The forks. The dust covers were cracked, but there was no evidence of oil leaks. Cleaned them up and disassembled. Drained and measured the oil from each tube. Same and correct amount of oil in both tubes, so no leaks. Checked springs for length, good. Did a near sterile cleanup, new seals, reassembled and put them aside for now. Cleaned the triples, inspected the bearings and races, painted triples and moved on.

When I removed the engine/trans, I discovered that the carbs were not the originals. Someone had installed Mikuni VM32 units with pod filters. Years ago, when I was building lots of toys, Mikuni carbs were preferred over Keihin. A bit of Googling around seems to confirm that is still the truth. So, I'm happy to keep them. Rebuild kits are here, but I haven't touched them yet. I'm still not sure what I'll do about the H-box, and that decision will impact carb jetting. There are numerous posts about the H-box, and it seems to be a topic that creates two camps: The 'Honda designed it so keep it' camp, and the 'get rid of the weight and you'll never notice any difference in performance' camp. I'm inclined to think the truth lies somewhere in between. I always had good luck with crossover pipes on twins, without the complexity, bulk, weight and sheer ugliness of an H-box. I think the sound of the bike would benefit from losing the H-box and going with a simple crossover pipe. Hey, if anyone has some FACTS to contribute to that decision, I'm all ears. So, the carbs will sit for now.

Frame cleaned up well, and looks good with a coat of black paint. As parts arrived, seat, bars, etc., I started dry fitting to see what frame mods would be needed. I cut off the seat mount tabs and the side cover tabs are likely to follow. I'll weld something up for the seat mount. I'll put the engine in place soon so I can determine the size and shape of a box for under the seat to hold electrics and battery.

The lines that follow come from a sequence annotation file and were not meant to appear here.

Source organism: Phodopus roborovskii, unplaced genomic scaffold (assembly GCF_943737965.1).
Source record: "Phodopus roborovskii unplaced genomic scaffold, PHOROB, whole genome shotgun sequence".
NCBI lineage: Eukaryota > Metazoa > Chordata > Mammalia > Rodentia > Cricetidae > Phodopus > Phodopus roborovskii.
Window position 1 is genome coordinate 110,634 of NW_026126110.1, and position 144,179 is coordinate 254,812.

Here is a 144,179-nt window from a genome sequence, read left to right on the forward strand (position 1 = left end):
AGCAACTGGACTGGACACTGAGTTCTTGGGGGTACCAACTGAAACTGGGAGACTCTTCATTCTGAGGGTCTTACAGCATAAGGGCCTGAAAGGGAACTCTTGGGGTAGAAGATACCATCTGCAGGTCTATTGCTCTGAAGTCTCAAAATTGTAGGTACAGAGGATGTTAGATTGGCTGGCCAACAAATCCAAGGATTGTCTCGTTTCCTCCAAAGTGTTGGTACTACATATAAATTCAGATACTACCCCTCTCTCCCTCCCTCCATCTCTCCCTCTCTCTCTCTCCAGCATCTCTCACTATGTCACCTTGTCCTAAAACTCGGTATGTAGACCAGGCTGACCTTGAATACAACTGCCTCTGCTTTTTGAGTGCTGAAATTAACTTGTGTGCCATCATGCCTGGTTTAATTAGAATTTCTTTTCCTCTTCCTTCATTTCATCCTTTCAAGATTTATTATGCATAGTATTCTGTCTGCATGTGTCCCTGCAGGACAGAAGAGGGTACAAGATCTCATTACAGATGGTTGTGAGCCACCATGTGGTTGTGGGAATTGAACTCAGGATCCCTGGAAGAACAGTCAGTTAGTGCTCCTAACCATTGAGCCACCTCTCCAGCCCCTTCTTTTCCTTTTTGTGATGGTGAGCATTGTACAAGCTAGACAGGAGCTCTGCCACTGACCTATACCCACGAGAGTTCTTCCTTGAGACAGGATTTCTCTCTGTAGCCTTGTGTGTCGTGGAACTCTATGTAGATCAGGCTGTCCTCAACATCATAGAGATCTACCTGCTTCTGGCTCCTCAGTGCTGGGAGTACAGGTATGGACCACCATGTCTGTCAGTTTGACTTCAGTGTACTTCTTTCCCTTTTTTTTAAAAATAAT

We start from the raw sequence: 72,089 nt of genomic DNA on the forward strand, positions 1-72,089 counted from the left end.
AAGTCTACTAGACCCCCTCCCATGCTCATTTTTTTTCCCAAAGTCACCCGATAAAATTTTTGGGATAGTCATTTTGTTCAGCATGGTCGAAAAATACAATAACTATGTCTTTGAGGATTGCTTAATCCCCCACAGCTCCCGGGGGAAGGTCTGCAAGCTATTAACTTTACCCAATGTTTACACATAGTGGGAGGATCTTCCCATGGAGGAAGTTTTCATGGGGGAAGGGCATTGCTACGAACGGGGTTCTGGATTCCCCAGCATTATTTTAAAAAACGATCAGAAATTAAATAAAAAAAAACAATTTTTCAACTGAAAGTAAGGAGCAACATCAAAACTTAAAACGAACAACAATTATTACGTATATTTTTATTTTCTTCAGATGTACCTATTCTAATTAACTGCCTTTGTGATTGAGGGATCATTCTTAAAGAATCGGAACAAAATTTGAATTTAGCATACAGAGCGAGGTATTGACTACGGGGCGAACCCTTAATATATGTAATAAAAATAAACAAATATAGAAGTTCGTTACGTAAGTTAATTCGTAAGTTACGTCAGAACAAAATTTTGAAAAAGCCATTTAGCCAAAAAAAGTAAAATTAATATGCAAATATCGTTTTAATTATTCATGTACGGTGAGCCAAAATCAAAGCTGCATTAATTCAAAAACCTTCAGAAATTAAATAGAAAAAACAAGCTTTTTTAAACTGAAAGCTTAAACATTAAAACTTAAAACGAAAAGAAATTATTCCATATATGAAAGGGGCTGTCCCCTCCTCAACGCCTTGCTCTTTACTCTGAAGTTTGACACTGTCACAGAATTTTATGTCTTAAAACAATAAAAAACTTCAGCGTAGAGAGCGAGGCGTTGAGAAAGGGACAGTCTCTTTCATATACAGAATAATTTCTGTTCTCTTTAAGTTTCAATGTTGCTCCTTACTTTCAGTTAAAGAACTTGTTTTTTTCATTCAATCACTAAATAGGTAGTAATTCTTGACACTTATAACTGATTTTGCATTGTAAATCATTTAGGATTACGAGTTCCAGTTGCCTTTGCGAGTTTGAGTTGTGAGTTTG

So, as of today, three weeks after Trixie's arrival, that's where the project stands. I'll try to keep up on posting as I make progress, or encounter setbacks.

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I did check the member map, and it doesn't look like there is anyone in my neck of the woods. However, I know that some folks won't update their location. If anyone is near New Berlin, NY, I'd enjoy hearing from you.
 

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I really like the look you've already achieved, I can't wait to see your personal style of mods for the CM frame.
 

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Discussion Starter · #3 ·
No opportunity to get into the garage today, but I did manage to put together a minimum wiring diagram for ignition/starting. Going with a high capacity pushbutton switch instead of a relay. New-Wiring.jpg
 

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Discussion Starter · #5 ·
I no longer have access to a dyno so I'll go with something either tried and true or something easy to experiment with. Typically, power chambers are useful over a particular RPM range. And, twins benefit from the scavenging of a crossover pipe. The weight of the H-box is down low, so not much of an incentive to ditch it just to save five or six pounds. Only takes a few minutes to weld up a crossover pipe, so that's a decent option to experiment with. I should start with the H-box installed as a baseline. Thanks for the info!
 

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My understanding is that it was designed to enhance low to mid range performance. The 450 versions have holes drilled in the bend inside that would allow a free flow effect under high exhaust pressures/high rpm.
With the weight below the center of gravity it actually helps balance the bike to a degree.
 

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Discussion Starter · #7 ·
Mikuni VM32 rebuild

Carb rebuild kits arrived! I got an early start and took one of the VM32 carbs apart. Inside was very clean, no sediment in the bowl, jets in good shape. I cleaned and soda blasted one of them. I'll leave the jet sizes the way they are for now since I know the bike ran very well 18 years ago. I've decided the H-box will be included in the exhaust system, though a mod or two may be down the road.

Estimated days until first ride: 16.